Cam Newton will be celebrating like Superman somewhere far from North Carolina in 2020. The Carolina Panthers are expected to cut Newton, the No. 1 overall pick in 2011, on Tuesday and absorb the dead money left from his contract. Newton led the Panthers to three NFC South division titles and a Wild Card berth in 2017.
Social media users have already suggested the New England Patriots, now without Tom Brady, should pursue Cam Newton as Brady’s replacement. Here’s why such a signing wouldn’t make sense and could prove disastrous for both Newton and the Patriots.
Cam Newton doesn’t quite fit the New England Patriots’ needs
The New England Patriots need a quarterback. Newton is a quarterback that will play next season at 31 years old. The two would seem to be a perfect match, but things are never that easy. Newton could benefit from offensive coordinator Josh McDaniels’ adjustment-heavy system and the Patriots’ mix of gimmick plays — including receivers with a strong throwing arm, like former Kent State quarterback Julian Edelman — and fullbacks. However, New England is working to rebuild its offense and at this stage in his career, Newton needs proven weapons around him.
Cam Newton is at his best when the offense allows him to thrive as a dual-threat option. Because Tom Brady is far more of a pocket passer than an athletic quarterback like Newton or Lamar Jackson, we also don’t know how Newton would look in Josh McDaniels’ offense — or how McDaniels and the Patriots would adjust to having a quarterback capable of making plays with his legs.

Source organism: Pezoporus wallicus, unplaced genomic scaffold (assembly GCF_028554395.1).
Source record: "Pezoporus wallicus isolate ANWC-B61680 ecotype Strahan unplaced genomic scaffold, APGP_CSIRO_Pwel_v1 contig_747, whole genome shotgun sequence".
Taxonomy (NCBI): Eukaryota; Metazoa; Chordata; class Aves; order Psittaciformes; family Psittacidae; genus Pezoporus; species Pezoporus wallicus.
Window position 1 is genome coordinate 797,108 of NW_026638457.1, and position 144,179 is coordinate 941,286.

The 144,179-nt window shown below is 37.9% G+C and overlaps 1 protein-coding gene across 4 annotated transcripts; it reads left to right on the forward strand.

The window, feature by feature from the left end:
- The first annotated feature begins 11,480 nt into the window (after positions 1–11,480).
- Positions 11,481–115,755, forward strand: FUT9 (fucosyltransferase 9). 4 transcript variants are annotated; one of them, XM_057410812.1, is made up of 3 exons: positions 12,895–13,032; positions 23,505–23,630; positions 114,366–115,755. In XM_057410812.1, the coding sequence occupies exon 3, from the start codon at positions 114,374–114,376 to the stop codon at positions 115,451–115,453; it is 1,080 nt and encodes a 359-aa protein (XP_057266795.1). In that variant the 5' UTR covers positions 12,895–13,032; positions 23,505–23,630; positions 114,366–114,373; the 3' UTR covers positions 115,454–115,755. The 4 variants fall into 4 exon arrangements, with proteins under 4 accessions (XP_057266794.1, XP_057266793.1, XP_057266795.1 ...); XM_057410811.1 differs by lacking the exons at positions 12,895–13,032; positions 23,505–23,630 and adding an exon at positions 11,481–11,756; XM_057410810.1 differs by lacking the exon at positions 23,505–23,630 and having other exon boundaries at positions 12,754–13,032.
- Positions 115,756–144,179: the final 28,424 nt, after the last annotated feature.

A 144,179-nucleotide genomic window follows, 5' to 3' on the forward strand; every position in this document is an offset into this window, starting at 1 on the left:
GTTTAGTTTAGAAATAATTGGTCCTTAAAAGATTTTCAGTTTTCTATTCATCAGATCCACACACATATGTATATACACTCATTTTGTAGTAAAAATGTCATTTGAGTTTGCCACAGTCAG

Cam Newton has a lengthy injury history
While Cam Newton is certainly talented, he’s also no stranger to injuries. Newton missed all but two games last year with a left foot injury. Newton played through a shoulder injury in 2018 until the Panthers shut him down for the final two weeks. Two years earlier, Newton suffered a concussion and a rotator cuff tear that also required surgery.
Earlier in his career, Newton suffered a fractured rib during a preseason game in 2014 and fractured his back in a car accident four months later. Newton also missed his sophomore season at the University of Florida in 2008 with an ankle injury. Although Cam Newton would provide the New England Patriots with a veteran presence and proven track record, the Patriots may want to pursue a more durable quarterback.
If Cam Newton doesn’t go to the Patriots, where else could he sign?
NFL Media reported the Panthers tried trading Cam Newton to the Chicago Bears and Los Angeles Chargers, though that never happened. Chicago traded for Jacksonville’s Nick Foles and the Chargers are expected to add a quarterback in next month’s NFL draft.
If Newton is willing to sign a short-term contract with no serious financial risk to teams, he could attract more interest on the open market. Newton would be an intriguing fit with both the Arizona Cardinals and Los Angeles Rams, two teams with offensive-minded head coaches and a franchise quarterback in place. The Green Bay Packers make sense as well, although the Packers are reportedly interested in drafting FIU’s James Morgan.
Veteran quarterback Brian Hoyer signed on for his third stint with the Patriots earlier this week. New England also selected Auburn quarterback Jarrett Stidham in last year’s NFL draft.
If the Patriots don’t add another quarterback in free agency or through the trade market, they can draft one this year, too. New England likely won’t be in the running for presumed top picks Joe Burrow, Justin Herbert, or Tua Tagovailoa, though.